What is spirituality and what are the benefits of Faith?

Regardless of whether you practice religion or not, we can all be ‘people of love’, ‘people of faith’ and ‘people of values’.  Your children may ask why their friends attend church and you don’t? Be open in your response, you could explain that ‘churches, synagogues and mosques are places where people are able to worship formally. It’s a place to do this with a community of other people who believe the same things they do. Some people feel you can find ‘God’ anywhere – in nature or even in your bedroom! That’s what prayers are for.’ But it’s also important to remind our children that every family is different. Remind them that is okay and all choices are equally valid.

Associate professor of psychology Lisa Miller states; “when it comes to spirituality, we parents are just our kids’ ambassadors. We can show them around, but we don’t need to know everything.”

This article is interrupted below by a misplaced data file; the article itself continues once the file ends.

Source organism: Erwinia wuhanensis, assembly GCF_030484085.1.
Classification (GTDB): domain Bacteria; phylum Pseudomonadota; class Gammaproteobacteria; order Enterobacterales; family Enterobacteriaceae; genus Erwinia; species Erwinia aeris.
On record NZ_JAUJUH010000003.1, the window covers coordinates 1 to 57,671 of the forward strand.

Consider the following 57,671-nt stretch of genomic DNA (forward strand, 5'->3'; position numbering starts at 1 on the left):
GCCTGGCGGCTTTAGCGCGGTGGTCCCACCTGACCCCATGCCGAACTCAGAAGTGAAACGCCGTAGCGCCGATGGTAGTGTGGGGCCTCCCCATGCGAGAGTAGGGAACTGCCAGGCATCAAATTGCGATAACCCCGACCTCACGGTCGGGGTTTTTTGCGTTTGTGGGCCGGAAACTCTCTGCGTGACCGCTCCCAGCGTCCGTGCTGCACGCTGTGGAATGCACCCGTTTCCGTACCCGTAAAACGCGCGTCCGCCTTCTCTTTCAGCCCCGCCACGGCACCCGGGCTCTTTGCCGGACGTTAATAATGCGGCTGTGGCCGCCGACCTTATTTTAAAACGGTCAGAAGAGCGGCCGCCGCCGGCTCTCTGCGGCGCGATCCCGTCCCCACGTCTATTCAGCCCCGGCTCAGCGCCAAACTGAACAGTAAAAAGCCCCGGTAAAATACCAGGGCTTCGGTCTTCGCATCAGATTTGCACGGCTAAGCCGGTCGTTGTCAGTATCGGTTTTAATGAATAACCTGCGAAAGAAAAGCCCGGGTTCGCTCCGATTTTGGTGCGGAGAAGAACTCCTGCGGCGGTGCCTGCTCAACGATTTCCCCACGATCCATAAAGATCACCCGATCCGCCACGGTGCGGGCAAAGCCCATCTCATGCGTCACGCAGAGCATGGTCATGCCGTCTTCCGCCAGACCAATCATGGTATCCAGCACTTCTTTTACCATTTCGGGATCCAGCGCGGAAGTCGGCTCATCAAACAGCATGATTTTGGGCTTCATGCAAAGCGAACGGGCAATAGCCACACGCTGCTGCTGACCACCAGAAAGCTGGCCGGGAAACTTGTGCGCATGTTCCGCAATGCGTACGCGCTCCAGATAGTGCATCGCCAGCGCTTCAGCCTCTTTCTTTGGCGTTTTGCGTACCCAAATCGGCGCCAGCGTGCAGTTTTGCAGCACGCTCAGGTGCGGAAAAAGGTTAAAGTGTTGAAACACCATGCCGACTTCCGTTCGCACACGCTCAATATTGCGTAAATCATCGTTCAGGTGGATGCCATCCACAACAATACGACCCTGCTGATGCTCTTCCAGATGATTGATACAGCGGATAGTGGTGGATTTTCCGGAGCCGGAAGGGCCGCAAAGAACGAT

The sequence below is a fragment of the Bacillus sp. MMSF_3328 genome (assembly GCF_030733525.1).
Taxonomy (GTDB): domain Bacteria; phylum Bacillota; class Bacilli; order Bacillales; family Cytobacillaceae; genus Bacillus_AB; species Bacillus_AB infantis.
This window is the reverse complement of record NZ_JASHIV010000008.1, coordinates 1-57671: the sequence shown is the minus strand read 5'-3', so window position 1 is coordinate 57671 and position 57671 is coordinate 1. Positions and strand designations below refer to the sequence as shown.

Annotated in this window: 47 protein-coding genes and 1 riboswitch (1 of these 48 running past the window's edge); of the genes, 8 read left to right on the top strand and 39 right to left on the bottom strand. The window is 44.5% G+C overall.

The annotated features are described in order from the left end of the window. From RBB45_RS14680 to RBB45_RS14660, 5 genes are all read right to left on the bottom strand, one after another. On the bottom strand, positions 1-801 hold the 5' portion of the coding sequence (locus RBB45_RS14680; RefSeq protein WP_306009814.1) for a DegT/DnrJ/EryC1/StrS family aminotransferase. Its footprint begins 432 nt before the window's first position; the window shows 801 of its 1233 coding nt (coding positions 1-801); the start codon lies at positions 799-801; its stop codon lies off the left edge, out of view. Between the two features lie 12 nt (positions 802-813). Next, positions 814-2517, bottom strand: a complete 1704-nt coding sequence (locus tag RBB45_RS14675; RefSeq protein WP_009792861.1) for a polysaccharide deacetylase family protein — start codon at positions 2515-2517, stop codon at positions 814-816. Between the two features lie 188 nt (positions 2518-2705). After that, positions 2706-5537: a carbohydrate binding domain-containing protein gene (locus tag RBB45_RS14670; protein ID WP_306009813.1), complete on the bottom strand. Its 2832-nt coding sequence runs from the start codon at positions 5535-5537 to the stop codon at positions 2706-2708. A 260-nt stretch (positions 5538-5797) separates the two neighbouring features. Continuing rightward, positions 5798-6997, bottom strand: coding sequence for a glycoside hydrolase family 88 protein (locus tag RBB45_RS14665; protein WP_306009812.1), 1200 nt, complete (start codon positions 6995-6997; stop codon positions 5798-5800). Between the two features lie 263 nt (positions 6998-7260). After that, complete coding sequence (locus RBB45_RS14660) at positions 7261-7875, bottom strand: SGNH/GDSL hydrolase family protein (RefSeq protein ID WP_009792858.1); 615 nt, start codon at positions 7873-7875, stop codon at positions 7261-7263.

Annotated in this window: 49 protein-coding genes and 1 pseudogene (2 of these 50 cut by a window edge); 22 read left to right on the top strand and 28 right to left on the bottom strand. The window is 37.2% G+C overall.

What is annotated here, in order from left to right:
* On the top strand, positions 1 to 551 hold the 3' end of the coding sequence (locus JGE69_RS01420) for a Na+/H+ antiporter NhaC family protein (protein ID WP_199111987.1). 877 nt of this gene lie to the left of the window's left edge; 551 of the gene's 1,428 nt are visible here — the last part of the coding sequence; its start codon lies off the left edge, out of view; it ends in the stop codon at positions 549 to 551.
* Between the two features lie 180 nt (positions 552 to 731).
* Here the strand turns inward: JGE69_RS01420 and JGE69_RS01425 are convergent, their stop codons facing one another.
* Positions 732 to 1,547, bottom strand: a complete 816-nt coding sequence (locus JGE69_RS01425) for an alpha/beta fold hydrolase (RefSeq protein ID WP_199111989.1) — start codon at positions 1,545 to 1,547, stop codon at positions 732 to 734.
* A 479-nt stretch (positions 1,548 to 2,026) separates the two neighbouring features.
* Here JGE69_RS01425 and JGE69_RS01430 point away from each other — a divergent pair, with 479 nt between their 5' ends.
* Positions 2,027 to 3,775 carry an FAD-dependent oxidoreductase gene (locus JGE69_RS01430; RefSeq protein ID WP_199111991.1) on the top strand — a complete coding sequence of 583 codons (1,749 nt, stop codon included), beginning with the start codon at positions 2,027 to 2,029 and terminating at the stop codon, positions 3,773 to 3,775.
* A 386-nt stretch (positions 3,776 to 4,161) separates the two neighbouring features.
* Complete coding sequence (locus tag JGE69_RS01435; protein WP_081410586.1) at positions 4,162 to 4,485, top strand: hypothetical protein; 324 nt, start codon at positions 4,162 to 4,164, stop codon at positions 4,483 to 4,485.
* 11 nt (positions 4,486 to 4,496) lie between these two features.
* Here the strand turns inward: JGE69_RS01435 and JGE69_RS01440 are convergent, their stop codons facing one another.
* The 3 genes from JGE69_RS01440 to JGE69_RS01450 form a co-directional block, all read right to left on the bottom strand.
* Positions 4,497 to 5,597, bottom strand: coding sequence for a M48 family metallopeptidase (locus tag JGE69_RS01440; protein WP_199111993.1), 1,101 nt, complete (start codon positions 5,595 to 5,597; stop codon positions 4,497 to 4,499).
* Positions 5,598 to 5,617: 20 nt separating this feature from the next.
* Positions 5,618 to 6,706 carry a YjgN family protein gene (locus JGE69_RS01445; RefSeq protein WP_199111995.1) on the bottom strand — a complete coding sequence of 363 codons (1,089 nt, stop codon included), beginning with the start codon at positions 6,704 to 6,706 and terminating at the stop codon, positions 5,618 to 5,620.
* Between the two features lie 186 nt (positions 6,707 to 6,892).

In her research she found that children who develop a sense of a “loving higher power or a guiding force – whether they call it God, the creator, Allah or simply ‘universe’ – are 50 percent less likely to suffer from substance abuse as teens and 80 percent less likely to suffer major depression. Another study found that children who are ‘spiritual’, tend to be happier individuals overall.  Having a sense of something greater than themselves, enhanced their personal sense of meaning and purpose. It also reinforced their connections to other people and their community.

What is a Value?

Values are both what you hold dear and what you think it’s important to be. Family, education, democracy and equal rights are examples of things you may ‘hold dear’. Compassion, honesty, hard-working and kind are all important qualities ‘to be.’ Overall, parents are the primary source for children’s values. So, if you haven’t thought about what your values are, it may be time to identify them for yourself and also for your family.